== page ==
the G20 summit

Don’t know about you, but there are days I’m more radicalized.  Case and point (or is it, case in point?)  – the G20 summit.

The necessary riot protest kit with the most sane advice – don’t wear flip-flops & take plenty of war, oops – water.  I really like the antidotes for taking care of such things as tear gas and that loudness bullshit, LRAD – Loudness Long Range Acoustic Device.  Acoustic device?  That would be a guitar, wouldn’t it?

The feds are throwing us a $1 billion spectacle, and it would be impolite not to show up, but let’s do it with class. The most potent weapon we have to make the Harper government pay politically for the billion dollar security mess it has unleashed on the city is non-violence. Here are some tips for a peaceful, euphoric weekend of resistance.

The ‘feds’ in this case are, of course,  the Canadians or the Canadian gov’t.  And speaking of the Canadian government, I must say I have NOT noticed Mr. Harper’s nose previously.  A tad Pinocchio-like, along with the snooz of Monsier Sarkozy, my first thought when spying this was, ‘it’s fitting within the context of the meetings.’  Bullshit.

On Twitter there’s #G20Report that I’ve been following, and this tweet actually had me laughing out loud.

“Pica_A RT @elamin88: Cops attempting to intimdate peaceful protesters are met with this chant: “You’re sexy, You’re cute! Take off your riot suit!” #G20Report Sunday June 27 2010 12:01am”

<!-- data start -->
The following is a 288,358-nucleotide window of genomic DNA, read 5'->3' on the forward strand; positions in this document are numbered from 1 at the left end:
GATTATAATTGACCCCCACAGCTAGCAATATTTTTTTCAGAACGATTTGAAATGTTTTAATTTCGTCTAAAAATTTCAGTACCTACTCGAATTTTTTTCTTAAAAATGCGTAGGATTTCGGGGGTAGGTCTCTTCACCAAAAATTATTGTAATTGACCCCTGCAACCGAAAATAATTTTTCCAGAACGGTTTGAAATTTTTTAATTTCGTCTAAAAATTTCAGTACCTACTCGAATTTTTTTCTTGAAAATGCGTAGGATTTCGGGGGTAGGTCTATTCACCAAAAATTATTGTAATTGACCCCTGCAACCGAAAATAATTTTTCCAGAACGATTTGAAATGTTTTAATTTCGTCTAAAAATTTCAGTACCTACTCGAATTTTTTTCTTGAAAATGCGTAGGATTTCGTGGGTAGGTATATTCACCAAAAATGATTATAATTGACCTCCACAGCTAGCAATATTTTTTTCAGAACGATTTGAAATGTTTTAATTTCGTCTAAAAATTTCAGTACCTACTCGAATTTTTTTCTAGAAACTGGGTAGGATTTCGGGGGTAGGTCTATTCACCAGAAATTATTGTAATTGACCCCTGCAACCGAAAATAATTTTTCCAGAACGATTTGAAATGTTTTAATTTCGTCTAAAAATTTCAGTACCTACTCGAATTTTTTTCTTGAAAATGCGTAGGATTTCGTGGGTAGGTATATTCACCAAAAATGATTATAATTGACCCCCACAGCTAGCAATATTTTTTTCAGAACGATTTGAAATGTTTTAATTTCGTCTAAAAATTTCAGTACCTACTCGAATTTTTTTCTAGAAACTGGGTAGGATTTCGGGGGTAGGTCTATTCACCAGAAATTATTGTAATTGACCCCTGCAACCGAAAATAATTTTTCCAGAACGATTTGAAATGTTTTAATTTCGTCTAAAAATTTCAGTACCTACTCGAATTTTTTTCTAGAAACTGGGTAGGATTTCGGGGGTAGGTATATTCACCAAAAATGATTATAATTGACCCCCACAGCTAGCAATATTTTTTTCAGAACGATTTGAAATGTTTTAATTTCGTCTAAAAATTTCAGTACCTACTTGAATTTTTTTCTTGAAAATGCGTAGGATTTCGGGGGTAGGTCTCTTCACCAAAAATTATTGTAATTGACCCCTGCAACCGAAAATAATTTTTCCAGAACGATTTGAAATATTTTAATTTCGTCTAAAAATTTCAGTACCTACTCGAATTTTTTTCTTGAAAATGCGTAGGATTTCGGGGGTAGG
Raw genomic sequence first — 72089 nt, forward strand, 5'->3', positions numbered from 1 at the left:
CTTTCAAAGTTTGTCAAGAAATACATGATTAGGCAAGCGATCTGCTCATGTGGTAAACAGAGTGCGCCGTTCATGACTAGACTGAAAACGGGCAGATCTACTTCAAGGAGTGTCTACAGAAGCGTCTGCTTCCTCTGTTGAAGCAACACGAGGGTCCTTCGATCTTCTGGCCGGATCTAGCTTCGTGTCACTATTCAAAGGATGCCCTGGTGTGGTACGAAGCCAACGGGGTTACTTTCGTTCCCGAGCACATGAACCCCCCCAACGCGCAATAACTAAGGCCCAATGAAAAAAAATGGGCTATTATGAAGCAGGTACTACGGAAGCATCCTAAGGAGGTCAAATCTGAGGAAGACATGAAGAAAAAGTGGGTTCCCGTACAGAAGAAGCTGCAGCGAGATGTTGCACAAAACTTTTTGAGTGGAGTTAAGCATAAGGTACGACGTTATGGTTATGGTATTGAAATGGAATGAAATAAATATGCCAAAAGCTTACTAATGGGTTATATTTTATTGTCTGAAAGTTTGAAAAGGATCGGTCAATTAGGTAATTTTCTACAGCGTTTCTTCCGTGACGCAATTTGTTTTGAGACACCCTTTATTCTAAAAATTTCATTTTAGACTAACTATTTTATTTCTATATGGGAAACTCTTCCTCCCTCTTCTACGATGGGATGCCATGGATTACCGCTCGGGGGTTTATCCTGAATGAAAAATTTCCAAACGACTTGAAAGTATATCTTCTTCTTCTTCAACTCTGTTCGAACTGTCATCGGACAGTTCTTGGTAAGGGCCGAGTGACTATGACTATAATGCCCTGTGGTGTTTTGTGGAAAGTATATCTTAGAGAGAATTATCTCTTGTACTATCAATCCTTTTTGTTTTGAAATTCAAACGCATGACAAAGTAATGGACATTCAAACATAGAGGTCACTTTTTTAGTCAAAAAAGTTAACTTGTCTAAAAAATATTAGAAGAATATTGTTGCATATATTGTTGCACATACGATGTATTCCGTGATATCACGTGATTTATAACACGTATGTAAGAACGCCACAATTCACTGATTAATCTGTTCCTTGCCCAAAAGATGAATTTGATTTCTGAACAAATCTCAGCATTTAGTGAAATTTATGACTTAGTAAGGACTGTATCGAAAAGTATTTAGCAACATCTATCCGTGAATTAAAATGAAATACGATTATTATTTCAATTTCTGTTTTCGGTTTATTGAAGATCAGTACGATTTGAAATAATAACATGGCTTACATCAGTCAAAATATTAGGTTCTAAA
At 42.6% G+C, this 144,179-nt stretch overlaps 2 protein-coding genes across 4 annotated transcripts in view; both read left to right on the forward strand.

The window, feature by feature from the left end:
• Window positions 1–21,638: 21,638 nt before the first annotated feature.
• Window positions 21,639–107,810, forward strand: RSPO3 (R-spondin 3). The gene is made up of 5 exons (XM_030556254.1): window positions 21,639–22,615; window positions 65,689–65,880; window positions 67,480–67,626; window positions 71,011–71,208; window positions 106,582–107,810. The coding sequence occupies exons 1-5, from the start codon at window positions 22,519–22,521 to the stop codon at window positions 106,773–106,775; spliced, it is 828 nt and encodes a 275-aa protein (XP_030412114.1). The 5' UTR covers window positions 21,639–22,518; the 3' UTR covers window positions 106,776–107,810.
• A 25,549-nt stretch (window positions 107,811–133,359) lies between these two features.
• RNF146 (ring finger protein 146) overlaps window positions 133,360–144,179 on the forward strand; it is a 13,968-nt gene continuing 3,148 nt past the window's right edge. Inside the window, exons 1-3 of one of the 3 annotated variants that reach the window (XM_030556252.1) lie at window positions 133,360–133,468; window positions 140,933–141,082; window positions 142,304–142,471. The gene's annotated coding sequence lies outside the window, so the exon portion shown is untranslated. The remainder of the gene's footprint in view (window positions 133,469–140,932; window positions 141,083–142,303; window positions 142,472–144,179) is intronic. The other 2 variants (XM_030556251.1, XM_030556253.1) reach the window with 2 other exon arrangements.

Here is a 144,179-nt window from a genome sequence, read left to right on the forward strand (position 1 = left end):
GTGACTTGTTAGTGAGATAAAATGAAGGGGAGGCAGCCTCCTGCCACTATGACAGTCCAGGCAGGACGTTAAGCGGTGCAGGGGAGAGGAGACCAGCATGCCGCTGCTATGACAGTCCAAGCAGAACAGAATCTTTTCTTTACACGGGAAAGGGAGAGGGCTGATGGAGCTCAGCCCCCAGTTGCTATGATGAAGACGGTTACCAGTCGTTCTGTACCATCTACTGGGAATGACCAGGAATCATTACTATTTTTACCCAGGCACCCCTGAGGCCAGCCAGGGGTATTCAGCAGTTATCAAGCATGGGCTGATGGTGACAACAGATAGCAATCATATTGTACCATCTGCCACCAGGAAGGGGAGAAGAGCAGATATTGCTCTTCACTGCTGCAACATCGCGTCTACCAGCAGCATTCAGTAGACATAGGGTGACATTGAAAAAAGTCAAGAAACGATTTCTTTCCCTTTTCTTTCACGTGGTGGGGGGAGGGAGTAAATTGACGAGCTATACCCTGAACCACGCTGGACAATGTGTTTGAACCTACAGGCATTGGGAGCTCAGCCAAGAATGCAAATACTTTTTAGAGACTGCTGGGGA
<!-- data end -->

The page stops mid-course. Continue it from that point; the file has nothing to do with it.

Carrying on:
Ya gotta admit; that’s kinda catchy.  There’s more fascinating media at the Toronto Media Cooperative.

Here’s video with an interesting tactic by the police in Toronto. It’s a hellified one and I’ll just bet they practiced on each other.

All in all although I understand the sentiment underlying the attack on capitalism, I oftentimes – more often than not – don’t understand the need for destruction at a local level as captured through the lenses of photographers here.

For the most part, their targets are specific and symbolic: As the crowd tore across Queen St., they hammered police cruisers, attacked banks and other corporate companies. Yet they left a record store, a local tavern and an independent hardware shop untouched.

“This isn’t violence. This is vandalism against violent corporations. We did not hurt anybody. They (the corporations) are the ones hurting people,” one man said.

And yet, the typical response from those in power is to elicit anger from everyday folk, right?

I found two articles that juxtaposition – action vs description.  Cause and its response.

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